Raquel Goldstein, RPA-C, MS, is a physician assistant at Dr. Polcino’s office. Today she speaks about thrombophilia’s effect on a woman using birth control. Since about 10% of women will carry thrombophilia, it is important to be informed about this genetic trait and what is recommended if it is identified.
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It has been a common thought that when using a medication for a particular problem, always try to use the lowest dose possible so potential side effects would be decreased. In terms of oral contraceptives, the dosage of these medications has been gradually reduced over the years in order to decrease the risks of abnormal blood clotting and breast concerns. Now the new very low dose oral contraceptive formulas are being reviewed due to their potential effects on long-term bone health when used in young women.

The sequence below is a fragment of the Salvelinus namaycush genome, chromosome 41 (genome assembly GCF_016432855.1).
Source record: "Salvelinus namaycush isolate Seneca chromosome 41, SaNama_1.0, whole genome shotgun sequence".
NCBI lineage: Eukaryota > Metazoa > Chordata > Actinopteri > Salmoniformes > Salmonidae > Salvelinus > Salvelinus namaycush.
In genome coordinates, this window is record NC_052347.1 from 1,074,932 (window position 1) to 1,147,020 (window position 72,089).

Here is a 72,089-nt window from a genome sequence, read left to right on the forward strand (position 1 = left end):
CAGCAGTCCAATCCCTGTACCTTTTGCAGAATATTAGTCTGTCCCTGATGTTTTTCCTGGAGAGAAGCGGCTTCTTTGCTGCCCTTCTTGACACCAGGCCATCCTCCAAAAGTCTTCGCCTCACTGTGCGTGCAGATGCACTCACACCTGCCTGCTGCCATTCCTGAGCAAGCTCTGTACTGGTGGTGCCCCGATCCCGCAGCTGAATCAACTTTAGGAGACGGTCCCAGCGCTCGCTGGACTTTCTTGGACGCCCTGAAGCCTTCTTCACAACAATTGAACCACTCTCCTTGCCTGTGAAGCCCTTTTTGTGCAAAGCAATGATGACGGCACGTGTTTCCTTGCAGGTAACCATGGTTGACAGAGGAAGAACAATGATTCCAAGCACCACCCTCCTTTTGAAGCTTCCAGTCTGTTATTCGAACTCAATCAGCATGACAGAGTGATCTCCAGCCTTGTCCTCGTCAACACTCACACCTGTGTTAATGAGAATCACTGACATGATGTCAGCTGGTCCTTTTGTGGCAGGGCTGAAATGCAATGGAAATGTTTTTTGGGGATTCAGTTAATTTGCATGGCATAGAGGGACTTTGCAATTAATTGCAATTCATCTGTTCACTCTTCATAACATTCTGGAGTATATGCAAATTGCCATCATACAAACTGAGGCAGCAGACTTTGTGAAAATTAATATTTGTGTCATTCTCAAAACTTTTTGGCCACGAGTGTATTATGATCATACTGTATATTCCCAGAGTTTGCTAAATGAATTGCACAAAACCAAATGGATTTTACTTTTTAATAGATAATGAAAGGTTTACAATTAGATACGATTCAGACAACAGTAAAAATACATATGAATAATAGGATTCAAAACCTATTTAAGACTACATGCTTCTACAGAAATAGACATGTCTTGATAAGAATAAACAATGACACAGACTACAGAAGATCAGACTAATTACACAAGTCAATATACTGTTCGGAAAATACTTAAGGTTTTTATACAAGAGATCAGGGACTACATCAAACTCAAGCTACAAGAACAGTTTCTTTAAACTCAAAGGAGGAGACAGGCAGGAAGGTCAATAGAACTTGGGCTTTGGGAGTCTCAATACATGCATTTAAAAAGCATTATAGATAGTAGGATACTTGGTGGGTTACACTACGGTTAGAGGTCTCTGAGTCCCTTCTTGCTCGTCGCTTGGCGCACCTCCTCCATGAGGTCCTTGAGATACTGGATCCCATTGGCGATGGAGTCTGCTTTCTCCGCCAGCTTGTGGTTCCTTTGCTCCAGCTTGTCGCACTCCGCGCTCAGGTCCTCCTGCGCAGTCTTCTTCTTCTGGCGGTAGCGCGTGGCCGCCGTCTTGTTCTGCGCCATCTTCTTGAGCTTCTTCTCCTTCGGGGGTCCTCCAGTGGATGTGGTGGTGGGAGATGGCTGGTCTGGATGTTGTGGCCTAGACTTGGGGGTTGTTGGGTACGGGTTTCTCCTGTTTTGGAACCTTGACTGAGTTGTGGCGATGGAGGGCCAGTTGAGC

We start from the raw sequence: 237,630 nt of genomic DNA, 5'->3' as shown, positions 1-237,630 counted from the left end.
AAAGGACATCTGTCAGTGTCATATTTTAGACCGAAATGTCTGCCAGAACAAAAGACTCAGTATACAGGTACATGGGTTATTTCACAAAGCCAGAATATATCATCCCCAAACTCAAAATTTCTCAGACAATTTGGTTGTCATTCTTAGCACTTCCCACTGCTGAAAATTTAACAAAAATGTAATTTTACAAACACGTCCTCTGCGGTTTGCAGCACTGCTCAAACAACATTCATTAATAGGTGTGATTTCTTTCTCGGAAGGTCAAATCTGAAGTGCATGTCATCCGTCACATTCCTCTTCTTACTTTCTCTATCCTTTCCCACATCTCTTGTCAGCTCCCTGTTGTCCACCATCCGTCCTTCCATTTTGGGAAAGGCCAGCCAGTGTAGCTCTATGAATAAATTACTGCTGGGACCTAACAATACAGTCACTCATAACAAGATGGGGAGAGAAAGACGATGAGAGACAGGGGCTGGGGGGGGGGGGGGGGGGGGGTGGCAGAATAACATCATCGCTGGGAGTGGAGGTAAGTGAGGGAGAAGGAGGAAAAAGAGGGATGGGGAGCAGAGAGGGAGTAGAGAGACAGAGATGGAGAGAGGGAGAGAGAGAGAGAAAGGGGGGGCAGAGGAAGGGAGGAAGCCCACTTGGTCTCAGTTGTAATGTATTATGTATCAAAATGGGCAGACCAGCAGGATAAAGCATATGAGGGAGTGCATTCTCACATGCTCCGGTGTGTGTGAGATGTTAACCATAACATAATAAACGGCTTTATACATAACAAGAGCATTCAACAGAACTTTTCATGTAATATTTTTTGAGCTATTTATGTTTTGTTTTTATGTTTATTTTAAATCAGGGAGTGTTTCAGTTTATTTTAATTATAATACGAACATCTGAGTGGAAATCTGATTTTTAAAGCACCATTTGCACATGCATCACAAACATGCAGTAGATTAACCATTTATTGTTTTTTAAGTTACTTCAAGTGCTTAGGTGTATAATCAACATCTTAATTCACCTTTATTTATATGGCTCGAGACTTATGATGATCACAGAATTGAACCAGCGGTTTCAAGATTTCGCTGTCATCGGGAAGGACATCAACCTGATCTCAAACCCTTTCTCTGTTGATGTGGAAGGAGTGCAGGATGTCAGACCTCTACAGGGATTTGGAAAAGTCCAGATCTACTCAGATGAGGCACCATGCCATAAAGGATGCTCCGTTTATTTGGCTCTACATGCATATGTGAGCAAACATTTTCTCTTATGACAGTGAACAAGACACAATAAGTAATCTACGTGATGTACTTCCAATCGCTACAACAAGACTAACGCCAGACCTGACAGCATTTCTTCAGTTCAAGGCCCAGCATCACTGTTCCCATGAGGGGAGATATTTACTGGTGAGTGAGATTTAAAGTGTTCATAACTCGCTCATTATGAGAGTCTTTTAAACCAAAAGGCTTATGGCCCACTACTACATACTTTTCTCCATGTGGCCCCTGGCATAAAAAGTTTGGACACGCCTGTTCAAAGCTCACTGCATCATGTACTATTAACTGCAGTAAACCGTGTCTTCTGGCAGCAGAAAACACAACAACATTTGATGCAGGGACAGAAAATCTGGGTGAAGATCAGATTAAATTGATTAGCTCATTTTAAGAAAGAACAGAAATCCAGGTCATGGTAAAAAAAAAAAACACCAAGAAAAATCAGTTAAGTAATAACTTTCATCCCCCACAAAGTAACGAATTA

Bone mass increases greatly in young women. It is an important buildup which can have great effects later on in life.
Osteoporosis is a common problem especially in older women, and it is a condition of low bone mass, increasing the possibility of fractures. Recent studies have indicated that young women who have been on the very low dose oral contraceptives may have a decrease in the buildup of their bone mass, setting them up for potential problems as they grow older.
As always, before beginning any medication, you must have a good discussion with your health care provider about that medication. When considering an oral contraceptive, ask questions about the various dosages available so the best choice can be made.